Collaborative Computational Project in Positron Emission Tomography
and Magnetic Resonance imaging

Synergistic Symposium 2019 Software

Creative Commons License
This work is licensed under a Creative Commons Attribution-NonCommercial-NoDerivatives 4.0 International License.

Christopher Syben PYRO-NN: Python reconstruction operators in neural networks Recently, several attempts were conducted to transfer deep learning to medical image reconstruction. An increasingly number of publications follow the concept of embedding the computed tomography (CT) reconstruction as a known operator into a neural network. However, most of the approaches presented lack an efficient CT reconstruction framework fully integrated into deep learning environments. As a result, many approaches use workarounds for mathematically unambiguously solvable problems. PYRO-NN is a generalized framework to embed known operators for CT-Reconstruction into the prevalent deep learning framework Tensorflow. The current status includes state-of-the-art parallel-, fan-, and cone-beam projectors, and back-projectors accelerated with CUDA provided as Tensorflow layers. On top, the framework provides a high-level Python API to conduct FBP and iterative reconstruction experiments with data from real CT systems. To demonstrate the capabilities of the layers, the framework comes with baseline experiments, which are described in the supplementary material. The framework is available as open-source software under the Apache 2.0 licence. PYRO-NN comes with the prevalent deep learning framework Tensorflow and allows to setup end-to-end trainable neural networks in the medical image reconstruction context. We believe that the framework will be a step toward reproducible research and give the medical physics community a toolkit to elevate medical image reconstruction with new deep learning techniques.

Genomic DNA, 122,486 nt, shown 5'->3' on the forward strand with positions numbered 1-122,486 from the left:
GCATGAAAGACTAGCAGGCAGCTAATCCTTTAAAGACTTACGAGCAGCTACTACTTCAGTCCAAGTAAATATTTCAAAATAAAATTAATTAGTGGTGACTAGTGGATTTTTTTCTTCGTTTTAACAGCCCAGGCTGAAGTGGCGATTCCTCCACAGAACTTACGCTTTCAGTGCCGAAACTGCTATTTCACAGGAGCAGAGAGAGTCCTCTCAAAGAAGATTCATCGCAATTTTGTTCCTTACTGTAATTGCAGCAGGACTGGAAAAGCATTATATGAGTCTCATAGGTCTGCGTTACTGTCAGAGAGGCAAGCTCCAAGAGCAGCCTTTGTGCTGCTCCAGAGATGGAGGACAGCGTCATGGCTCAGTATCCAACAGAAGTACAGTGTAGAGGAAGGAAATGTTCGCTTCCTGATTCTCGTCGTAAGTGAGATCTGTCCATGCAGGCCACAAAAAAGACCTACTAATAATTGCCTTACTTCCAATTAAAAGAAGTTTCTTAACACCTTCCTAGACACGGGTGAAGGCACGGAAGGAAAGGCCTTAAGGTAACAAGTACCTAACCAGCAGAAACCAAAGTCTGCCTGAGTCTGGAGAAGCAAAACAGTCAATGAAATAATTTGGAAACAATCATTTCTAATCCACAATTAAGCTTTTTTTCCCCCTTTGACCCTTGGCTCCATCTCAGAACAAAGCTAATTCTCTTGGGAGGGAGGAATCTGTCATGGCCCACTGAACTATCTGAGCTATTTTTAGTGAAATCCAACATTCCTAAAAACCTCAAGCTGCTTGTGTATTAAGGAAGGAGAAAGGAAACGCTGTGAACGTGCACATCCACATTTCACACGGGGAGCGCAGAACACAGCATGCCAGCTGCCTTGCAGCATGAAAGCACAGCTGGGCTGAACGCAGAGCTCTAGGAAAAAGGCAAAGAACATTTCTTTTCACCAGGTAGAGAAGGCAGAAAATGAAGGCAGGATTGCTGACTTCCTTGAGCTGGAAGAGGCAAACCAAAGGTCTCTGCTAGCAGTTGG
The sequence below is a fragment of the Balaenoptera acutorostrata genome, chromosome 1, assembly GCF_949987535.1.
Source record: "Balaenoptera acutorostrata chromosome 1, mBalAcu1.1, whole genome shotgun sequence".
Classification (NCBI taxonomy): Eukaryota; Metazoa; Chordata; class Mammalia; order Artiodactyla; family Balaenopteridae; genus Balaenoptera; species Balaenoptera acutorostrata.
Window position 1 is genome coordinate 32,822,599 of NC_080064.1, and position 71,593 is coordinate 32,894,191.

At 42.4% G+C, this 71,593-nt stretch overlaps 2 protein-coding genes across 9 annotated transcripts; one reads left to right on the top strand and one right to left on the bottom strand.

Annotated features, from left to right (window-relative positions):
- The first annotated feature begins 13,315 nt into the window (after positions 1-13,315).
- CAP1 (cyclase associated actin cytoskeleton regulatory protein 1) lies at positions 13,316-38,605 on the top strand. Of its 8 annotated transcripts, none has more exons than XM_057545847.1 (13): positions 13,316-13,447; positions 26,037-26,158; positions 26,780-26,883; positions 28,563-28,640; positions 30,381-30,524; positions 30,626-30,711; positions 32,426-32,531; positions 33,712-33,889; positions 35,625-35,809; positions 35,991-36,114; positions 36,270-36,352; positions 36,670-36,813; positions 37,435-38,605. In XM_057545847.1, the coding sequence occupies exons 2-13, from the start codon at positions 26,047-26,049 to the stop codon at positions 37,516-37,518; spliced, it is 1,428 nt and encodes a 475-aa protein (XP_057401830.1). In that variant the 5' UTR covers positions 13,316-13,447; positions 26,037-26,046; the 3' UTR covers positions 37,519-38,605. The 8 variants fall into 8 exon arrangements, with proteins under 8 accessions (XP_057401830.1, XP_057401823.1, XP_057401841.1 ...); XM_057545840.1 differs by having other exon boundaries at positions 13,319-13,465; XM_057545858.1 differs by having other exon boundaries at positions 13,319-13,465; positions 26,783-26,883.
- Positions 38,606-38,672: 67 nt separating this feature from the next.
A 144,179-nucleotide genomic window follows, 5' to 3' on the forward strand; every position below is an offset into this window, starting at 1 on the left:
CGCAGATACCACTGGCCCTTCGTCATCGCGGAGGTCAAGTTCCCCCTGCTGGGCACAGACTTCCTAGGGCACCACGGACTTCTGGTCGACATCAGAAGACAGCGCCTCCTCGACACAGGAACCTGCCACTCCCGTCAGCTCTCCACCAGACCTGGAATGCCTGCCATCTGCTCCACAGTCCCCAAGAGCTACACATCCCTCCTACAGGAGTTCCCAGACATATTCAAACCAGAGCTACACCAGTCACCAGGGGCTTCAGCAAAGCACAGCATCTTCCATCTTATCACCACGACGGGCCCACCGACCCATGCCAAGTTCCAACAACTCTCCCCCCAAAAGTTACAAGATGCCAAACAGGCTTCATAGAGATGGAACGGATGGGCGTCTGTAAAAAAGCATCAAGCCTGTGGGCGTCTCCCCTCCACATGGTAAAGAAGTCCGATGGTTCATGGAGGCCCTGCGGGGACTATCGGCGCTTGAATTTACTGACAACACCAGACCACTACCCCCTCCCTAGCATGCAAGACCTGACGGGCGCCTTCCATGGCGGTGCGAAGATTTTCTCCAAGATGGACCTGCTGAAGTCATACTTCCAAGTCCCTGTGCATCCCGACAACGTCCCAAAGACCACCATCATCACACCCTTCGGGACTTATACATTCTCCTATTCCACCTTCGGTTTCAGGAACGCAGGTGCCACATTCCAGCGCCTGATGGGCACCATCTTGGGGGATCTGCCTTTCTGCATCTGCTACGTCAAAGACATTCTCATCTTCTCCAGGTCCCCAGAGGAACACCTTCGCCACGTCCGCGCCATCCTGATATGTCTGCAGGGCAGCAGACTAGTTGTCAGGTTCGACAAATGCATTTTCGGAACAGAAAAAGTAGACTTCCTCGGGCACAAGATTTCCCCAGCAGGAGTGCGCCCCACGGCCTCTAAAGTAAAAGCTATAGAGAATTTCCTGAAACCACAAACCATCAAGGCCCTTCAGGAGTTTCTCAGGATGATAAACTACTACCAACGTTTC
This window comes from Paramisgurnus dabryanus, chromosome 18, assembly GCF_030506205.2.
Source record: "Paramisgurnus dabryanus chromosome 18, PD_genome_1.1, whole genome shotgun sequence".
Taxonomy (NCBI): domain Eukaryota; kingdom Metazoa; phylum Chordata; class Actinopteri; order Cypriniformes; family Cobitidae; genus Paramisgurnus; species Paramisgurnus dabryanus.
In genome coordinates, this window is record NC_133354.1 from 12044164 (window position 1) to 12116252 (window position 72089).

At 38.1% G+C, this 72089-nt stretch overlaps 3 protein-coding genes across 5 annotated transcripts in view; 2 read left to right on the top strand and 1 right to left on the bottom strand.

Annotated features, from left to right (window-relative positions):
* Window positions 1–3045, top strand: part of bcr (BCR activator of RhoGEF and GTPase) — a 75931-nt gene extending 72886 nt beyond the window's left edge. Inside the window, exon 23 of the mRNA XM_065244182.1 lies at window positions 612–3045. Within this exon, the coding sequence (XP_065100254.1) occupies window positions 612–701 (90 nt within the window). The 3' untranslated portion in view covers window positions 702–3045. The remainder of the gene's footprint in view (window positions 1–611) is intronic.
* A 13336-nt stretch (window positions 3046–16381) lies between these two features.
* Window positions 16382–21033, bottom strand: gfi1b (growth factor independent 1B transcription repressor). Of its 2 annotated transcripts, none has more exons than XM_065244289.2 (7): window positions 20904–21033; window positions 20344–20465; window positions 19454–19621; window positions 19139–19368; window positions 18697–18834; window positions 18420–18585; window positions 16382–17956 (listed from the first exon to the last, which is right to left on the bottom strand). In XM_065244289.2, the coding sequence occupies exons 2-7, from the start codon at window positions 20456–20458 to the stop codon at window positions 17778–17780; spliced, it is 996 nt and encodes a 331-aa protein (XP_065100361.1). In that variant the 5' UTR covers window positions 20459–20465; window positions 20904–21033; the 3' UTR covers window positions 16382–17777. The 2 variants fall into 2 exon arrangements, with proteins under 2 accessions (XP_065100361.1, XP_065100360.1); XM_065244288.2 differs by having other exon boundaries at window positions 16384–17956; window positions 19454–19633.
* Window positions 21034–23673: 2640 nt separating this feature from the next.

Ander Biguri Accelerating tomographic reconstruction using multiple GPUs X-ray tomography reconstruction keeps requiring more and more computational power, specially when using iterative reconstruction. From data generation in optimization problems in medical applications, to scientific and industrial very large scale micro-tomography scans, the problems that researchers tackle require enormous amount of computing power. Generally, GPUs are used for this purpose, however the GPU hardware is not increasing its capabilities fast enough to cater the computing needs. In this work, we present a multi-GPU approach for iterative tomographic reconstruction for arbitrary amount of GPUs that is not bounded by the GPU hardware and that is included in the TIGRE toolbox. The software allows for very fast reconstruction, even on portable GPUs, and can reconstruct very large images, as large as the CPU RAM allows. The proposed multi-GPU splitting method can be easily applied to other tomographic modalities.
Richard Brown SIRF: Synergistic Image Reconstruction Framework The combination of PET with MR opens the way to more accurate diagnosis and improved patient management. At present, the data acquired by PET-MR scanners are essentially processed separately, but the opportunity to improve accuracy of the tomographic reconstruction via synergy of the two imaging techniques is an active area of research.

We will present the current status of the CCP-PETMR SIRF software suite, which provides an open-source software platform for efficient implementation and validation of novel reconstruction algorithms. SIRF offers user-friendly Python and MATLAB interfaces built on top of C++ libraries. SIRF uses advanced PET and MR reconstruction software packages and tools. Currently, for PET this is Software for Tomographic Image Reconstruction; for MR, Gadgetron and ISMRMRD; and for image registration tools, NiftyReg. SIRF aims to be capable of reconstructing images from acquired scanner data, whilst being simple enough to be used for educational purposes.

Evangelos Papoutsellis X-ray reconstruction and analysis with the CCPi Core Imaging Library The Core Imaging Library (CIL) is an object-oriented framework for optimisation-based problems focused on tomography reconstruction. It allows the user to read and preprocess raw data acquired from specific scanner configurations, e.g. parallel or cone beam geometries, and run state of the art iterative algorithms. In addition, CIL can setup a ”mix & match” framework for regularised problems with a flexible combination of different data fitting terms and non-smooth/ sparse priors, e.g., TV, TGV, DTV, NLTV. Currently, it is tested for various instruments such as IMAT (Neutron imaging & Diffraction instrument), HEXITEC (spectroscopic), Nikon Metrology X-ray CT, Diamond Light Source (Synchrotron) for 2D, 3D and 4D dynamic and energy resolved data.